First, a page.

Decoding Genetic Traits and Technologies

Sarah Mock

26 Aug 2016

Genetic traits and technologies are often one of the biggest value-added expenses to your seeds order. But do you really need them? Which ones do you need? How much should they cost? Evaluating your genetic traits starts with understanding how they work. 

Insect Resistance Traits

Insect resistant traits allow you to reduce or eliminate the amount of insecticide needed to control european corn borer, corn rootworm, and the whole Lepidopteran family. Most companies have several different traits that control one or both of these insects, and many packages include two or even three unique traits for the control of the same insect. These traits tend to be the most costly.

Herbicide Tolerance Traits

The two most common herbicide tolerant traits are Roundup Ready and Liberty Link. These traits come standard on a majority of seeds on the market, and 99% of seeds planted by FBN farmers are herbicide tolerant. Though there are varieties available that are not herbicide tolerant, the yield gains of using the common herbicides to control weeds are significant, so you probably won’t save a lot by cutting them out of your seed buying plan.

What’s the difference between insect control and insect suppression?

For most commercial seeds, the combination of traits and insecticide treatment lends either insect control or insect suppression on any of seven insect varieties including; european corn borer, corn rootworm, black cutworm, corn earworm, western bean cutworm, and common stalk borer. But what’s the difference between control and suppression?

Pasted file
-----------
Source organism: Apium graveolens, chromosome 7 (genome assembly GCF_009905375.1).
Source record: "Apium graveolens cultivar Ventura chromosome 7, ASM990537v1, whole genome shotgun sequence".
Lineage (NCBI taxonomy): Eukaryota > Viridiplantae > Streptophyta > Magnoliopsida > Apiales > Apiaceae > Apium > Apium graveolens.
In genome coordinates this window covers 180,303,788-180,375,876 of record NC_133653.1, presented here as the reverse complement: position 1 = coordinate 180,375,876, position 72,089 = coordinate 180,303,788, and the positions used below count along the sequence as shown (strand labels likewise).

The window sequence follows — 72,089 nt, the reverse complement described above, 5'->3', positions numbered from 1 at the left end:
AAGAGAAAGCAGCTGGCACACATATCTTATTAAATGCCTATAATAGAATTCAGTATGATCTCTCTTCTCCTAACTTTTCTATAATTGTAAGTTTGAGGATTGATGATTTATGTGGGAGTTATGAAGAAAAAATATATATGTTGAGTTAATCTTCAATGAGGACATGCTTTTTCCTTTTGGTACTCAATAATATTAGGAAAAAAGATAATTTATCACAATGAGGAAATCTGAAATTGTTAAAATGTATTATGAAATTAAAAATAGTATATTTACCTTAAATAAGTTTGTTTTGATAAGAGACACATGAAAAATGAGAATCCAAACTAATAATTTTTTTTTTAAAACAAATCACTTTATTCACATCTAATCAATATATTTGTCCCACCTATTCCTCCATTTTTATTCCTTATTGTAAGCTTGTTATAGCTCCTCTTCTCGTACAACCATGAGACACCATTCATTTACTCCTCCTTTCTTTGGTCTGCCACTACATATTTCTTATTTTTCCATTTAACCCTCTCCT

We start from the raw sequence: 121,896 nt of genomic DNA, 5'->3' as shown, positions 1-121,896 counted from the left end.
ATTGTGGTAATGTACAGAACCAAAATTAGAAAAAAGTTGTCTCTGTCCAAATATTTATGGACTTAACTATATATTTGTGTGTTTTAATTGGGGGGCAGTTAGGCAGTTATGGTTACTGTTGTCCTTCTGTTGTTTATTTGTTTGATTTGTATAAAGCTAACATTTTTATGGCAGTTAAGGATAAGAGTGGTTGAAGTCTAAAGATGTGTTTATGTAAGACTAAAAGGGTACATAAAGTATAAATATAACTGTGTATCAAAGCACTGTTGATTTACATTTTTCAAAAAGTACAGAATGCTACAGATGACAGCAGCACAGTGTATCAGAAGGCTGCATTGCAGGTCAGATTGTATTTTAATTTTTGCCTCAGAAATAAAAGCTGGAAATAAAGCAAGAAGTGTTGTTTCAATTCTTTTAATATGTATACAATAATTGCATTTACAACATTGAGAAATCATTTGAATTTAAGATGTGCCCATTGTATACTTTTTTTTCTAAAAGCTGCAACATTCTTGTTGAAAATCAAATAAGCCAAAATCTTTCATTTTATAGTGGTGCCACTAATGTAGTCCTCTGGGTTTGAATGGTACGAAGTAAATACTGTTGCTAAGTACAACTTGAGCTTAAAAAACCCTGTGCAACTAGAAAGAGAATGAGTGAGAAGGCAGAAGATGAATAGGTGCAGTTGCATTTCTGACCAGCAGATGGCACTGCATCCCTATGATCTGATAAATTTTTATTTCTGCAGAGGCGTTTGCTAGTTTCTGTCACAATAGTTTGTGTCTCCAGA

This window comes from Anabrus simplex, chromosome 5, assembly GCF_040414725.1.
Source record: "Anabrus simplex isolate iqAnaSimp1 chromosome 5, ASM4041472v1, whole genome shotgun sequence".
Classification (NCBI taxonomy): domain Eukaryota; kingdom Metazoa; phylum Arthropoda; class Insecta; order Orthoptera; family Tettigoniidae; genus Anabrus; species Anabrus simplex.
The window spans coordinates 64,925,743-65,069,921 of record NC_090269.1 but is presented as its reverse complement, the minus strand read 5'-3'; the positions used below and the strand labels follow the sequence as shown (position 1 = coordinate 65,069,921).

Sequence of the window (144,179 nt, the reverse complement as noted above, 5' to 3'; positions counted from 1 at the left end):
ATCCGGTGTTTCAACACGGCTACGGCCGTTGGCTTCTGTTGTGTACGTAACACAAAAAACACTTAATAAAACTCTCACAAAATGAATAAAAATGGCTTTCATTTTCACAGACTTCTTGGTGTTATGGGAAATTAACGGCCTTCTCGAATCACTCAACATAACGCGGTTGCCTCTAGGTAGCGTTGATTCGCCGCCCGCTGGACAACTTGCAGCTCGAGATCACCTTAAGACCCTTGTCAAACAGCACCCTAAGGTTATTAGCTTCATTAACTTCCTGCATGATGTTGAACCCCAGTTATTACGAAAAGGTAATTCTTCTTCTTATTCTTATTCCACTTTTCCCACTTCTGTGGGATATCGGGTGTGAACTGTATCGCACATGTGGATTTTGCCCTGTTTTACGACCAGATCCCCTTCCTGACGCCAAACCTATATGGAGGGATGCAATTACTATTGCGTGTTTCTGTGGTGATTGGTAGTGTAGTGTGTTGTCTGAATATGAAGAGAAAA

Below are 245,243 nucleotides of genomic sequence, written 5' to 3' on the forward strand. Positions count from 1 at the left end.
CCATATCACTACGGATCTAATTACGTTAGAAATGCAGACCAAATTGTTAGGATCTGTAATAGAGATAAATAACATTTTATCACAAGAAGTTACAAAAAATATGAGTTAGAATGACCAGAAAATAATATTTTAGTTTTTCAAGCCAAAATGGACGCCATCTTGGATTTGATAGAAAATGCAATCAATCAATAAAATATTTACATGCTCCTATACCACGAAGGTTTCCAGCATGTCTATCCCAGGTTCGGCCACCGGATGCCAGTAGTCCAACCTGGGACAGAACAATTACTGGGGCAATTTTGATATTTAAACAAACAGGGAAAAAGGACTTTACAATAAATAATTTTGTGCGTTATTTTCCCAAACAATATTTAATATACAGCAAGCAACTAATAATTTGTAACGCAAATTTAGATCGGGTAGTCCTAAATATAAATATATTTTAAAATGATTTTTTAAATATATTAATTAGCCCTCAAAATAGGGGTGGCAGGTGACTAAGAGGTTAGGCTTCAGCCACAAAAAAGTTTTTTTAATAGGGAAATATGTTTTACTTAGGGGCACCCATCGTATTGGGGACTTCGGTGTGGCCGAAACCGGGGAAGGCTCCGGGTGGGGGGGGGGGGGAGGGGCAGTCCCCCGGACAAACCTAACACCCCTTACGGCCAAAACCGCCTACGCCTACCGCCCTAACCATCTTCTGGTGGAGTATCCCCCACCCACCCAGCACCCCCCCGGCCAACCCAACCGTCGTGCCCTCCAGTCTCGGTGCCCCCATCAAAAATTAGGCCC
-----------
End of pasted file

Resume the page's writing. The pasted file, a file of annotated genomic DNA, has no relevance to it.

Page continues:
Insect suppression is the weaker of the two options. If your seed is labeled to suppress an insect, it will carry traits or insecticides to prevent the high density populations that pose the greatest risk to yield. Unless your seeds are labeled for insect control, your crop will still be at risk for low-level infestations. Seeds labeled for insect control carry a trait or insecticide that will actively block any insect in a specific family from feeding on it.

When evaluating a trait package, consider what pests pose the biggest threat in your area. If your crop is particularly at risk for ECB or cutworm, invest in a trait that will control these pests. If the risk of earworm or stalk borer is minimal, consider a seed treatment that will work to suppress these pests instead of opting for a more expensive control package.

What is RIB?

When you plant Bt corn, you are required to plant a non-Bt corn refuge. Basically, refuge corn preserves the insect resistance in your hybrids by giving your pests somewhere to gotoher than your crop. Insect Resistance Management, or IRM, is an important part of using traited seeds, not only because IRM requirements are enforceable by law, but also to ensure you’re getting the most from your traits and not endangering your neighbors or future crops.

One of the advances in refuge requirements are Refuge in Bag, or RIB, systems. Though some technologies require a distinct, structured insect refuge at some distance from your traited crop, many manufacturers now include untraited seeds directly in the bag so that you don’t have to set up your fields to accommodate a refuge. To take advantage of RIB systems, look for RIB on the label.

Drought Tolerance and Nitrogen Efficiency

Another reason that seed costs have skyrocketed over the last decade is because nitrogen and drought efficiency have increased in the newer varieties. Though the savings associated with efficiency are harder to directly quantify (and can very considerably from brand to brand and seed to seed), it’s worth considering. A seed that’s $10 or $20 more a bag, but that can reach its yield potential with significantly less nitrogen may net more profit. You should be evalutating your need for and the cost of these traits on a seed by seed or season by season basis.

Did you know that the same seeds can be marketed under different brands, and sometimes for radically different prices?

Sarah Mock

26 Aug 2016